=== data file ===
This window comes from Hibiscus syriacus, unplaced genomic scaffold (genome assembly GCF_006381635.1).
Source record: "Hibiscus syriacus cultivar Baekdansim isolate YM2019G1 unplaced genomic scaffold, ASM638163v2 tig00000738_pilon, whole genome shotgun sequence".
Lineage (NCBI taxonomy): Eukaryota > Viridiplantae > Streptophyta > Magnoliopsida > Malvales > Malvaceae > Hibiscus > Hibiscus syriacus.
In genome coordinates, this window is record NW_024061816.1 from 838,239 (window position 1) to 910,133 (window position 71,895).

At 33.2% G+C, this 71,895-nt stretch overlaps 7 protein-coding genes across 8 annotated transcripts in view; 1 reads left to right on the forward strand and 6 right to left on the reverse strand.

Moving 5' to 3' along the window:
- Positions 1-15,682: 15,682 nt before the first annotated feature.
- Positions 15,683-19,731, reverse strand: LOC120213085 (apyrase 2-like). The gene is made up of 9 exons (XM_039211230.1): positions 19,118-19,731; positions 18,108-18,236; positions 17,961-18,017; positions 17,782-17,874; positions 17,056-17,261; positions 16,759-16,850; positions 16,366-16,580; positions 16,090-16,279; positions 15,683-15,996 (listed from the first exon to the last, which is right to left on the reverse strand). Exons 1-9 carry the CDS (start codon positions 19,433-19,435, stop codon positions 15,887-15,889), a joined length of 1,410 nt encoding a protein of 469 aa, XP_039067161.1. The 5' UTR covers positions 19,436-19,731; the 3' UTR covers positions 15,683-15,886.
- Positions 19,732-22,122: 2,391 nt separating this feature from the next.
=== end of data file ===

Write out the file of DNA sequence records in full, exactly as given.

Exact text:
This window comes from Hibiscus syriacus, unplaced genomic scaffold (genome assembly GCF_006381635.1).
Source record: "Hibiscus syriacus cultivar Baekdansim isolate YM2019G1 unplaced genomic scaffold, ASM638163v2 tig00000738_pilon, whole genome shotgun sequence".
Lineage (NCBI taxonomy): Eukaryota > Viridiplantae > Streptophyta > Magnoliopsida > Malvales > Malvaceae > Hibiscus > Hibiscus syriacus.
In genome coordinates, this window is record NW_024061816.1 from 838,239 (window position 1) to 910,133 (window position 71,895).

At 33.2% G+C, this 71,895-nt stretch overlaps 7 protein-coding genes across 8 annotated transcripts in view; 1 reads left to right on the forward strand and 6 right to left on the reverse strand.

Moving 5' to 3' along the window:
- Positions 1-15,682: 15,682 nt before the first annotated feature.
- Positions 15,683-19,731, reverse strand: LOC120213085 (apyrase 2-like). The gene is made up of 9 exons (XM_039211230.1): positions 19,118-19,731; positions 18,108-18,236; positions 17,961-18,017; positions 17,782-17,874; positions 17,056-17,261; positions 16,759-16,850; positions 16,366-16,580; positions 16,090-16,279; positions 15,683-15,996 (listed from the first exon to the last, which is right to left on the reverse strand). Exons 1-9 carry the CDS (start codon positions 19,433-19,435, stop codon positions 15,887-15,889), a joined length of 1,410 nt encoding a protein of 469 aa, XP_039067161.1. The 5' UTR covers positions 19,436-19,731; the 3' UTR covers positions 15,683-15,886.
- Positions 19,732-22,122: 2,391 nt separating this feature from the next.